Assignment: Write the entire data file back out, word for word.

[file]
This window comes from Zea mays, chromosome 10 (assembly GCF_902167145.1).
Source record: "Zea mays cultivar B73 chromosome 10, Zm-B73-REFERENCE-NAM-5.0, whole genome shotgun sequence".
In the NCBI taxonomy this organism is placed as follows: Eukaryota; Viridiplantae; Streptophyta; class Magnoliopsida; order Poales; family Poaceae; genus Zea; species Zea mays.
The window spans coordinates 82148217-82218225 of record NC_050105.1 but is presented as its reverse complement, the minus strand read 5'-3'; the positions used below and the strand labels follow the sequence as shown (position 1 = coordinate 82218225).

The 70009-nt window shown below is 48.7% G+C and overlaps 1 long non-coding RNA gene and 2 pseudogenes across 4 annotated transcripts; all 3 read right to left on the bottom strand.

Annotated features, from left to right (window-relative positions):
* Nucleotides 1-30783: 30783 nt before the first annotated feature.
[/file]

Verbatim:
This window comes from Zea mays, chromosome 10 (assembly GCF_902167145.1).
Source record: "Zea mays cultivar B73 chromosome 10, Zm-B73-REFERENCE-NAM-5.0, whole genome shotgun sequence".
In the NCBI taxonomy this organism is placed as follows: Eukaryota; Viridiplantae; Streptophyta; class Magnoliopsida; order Poales; family Poaceae; genus Zea; species Zea mays.
The window spans coordinates 82148217-82218225 of record NC_050105.1 but is presented as its reverse complement, the minus strand read 5'-3'; the positions used below and the strand labels follow the sequence as shown (position 1 = coordinate 82218225).

The 70009-nt window shown below is 48.7% G+C and overlaps 1 long non-coding RNA gene and 2 pseudogenes across 4 annotated transcripts; all 3 read right to left on the bottom strand.

Annotated features, from left to right (window-relative positions):
* Nucleotides 1-30783: 30783 nt before the first annotated feature.